CHRONICLE: What a difference a tree makes (5 photos)

One windy, wintry day last week, I looked out the window and saw nine cedar waxwings sitting in the tree at the end of my patio.

This was remarkable for me as this is only the second time in many years that I have lived on the farm.

It made me think of that acacia tree at the end of the bridge and the many species of birds that have found a resting place there for my enjoyment and, I suspect, theirs.

Aside from a recent hiatus, I’ve been writing this column about the birds that have been passing through my home for over two years. Many columns feature birds landing in this tree. This is because there is a clear view from my kitchen window, across the patio to the tree. Imagine the shortage of material if the tree was not there.

As I mentioned here before, I have horrible cell phone reception, and a good place to talk is right next to my kitchen door which is a half window. I keep my camera handy and sometimes manage to talk and take pictures at the same time, sometimes with unclear results in either activity.

The Unexpected Wax Wings made me get poetic about the trees and other plantings that support birds, bees, butterflies, and of course, ourselves by clearing the air and offering observations.

A flower, a shrub, a tree:

Food, habitat, wonder, beauty

Food for nature, you and me.

I may not be a poet, but I understand inspiration.

Specific birds tend to prefer certain specific trees for reasons ranging from the fruit they can produce to the height or density of growth. Likewise, trees, shrubs, and flowering plants generally provide habitat and shelter.

“To attract waxwings to your garden, plant native trees and shrubs that bear small fruit, such as dogwood, serviceberry, cedar, juniper, hawthorn, and winterberry,” allaboutbirds suggests. .org. They eat the whole fruit, including the seeds, unlike some birds. The seeds pass through the bird and are dispersed for eventual plant regeneration.

They like berries and they also eat insects, sometimes on the fly while zigzagging above the water.

Cedar waxwings are said to get their name from the red tips of the secondary wing feathers reminiscent of the sealing wax used to seal envelopes and official documents.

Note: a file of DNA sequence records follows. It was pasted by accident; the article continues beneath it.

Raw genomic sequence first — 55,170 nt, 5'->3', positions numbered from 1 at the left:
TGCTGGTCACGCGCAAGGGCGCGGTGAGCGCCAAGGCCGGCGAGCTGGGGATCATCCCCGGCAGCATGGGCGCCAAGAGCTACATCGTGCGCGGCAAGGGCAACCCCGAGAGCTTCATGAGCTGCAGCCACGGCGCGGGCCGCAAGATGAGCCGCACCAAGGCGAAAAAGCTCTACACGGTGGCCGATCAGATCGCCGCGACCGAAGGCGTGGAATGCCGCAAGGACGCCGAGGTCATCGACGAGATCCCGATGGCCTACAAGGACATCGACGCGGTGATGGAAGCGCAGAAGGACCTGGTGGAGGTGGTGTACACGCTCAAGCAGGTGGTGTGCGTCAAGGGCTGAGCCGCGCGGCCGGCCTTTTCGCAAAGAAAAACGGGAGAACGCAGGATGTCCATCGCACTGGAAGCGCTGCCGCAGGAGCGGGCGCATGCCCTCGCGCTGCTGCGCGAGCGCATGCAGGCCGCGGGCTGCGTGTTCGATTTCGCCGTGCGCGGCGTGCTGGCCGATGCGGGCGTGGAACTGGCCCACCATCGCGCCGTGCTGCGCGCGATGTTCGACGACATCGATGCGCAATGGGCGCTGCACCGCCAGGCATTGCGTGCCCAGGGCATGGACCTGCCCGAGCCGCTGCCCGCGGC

They also have yellow tail tips and a face mask which adds an air of mystery to this elegant looking bird. I noticed that they are described as thin and about the size of a starling. The birds in my tree were puffed up to protect themselves from the wind.

Cedar waxwings have increased their range and population over the past 20 years. states: “Several factors may have contributed to this growth in range and numbers: the creation of edge habitats suitable for fruit trees and shrubs, especially when farmland regenerates to forest; planting fruit trees and shrubs in rural and urban areas; and, perhaps, the reduction of harsh pesticides in many forms of agriculture.

When landscaping this spring, please consider the difference one tree can make and, where possible, choose native plantings.

It seems that migratory patterns are not fully understood, but cedar waxwings are social birds that form large flocks that come and go in terms of numbers. The birds in my tree headed south from here. It occurs to me that maybe because of the weather they were turning around and going back to warmer climes.

Either way, I’m glad they stopped by and added some heat to my day.

I share experiences of bird visits to this property every few weeks. Until next time, keep an eye to the sky and look for any passing birds.

Rosaleen Egan is a freelance journalist, storyteller and playwright. She blogs on her website

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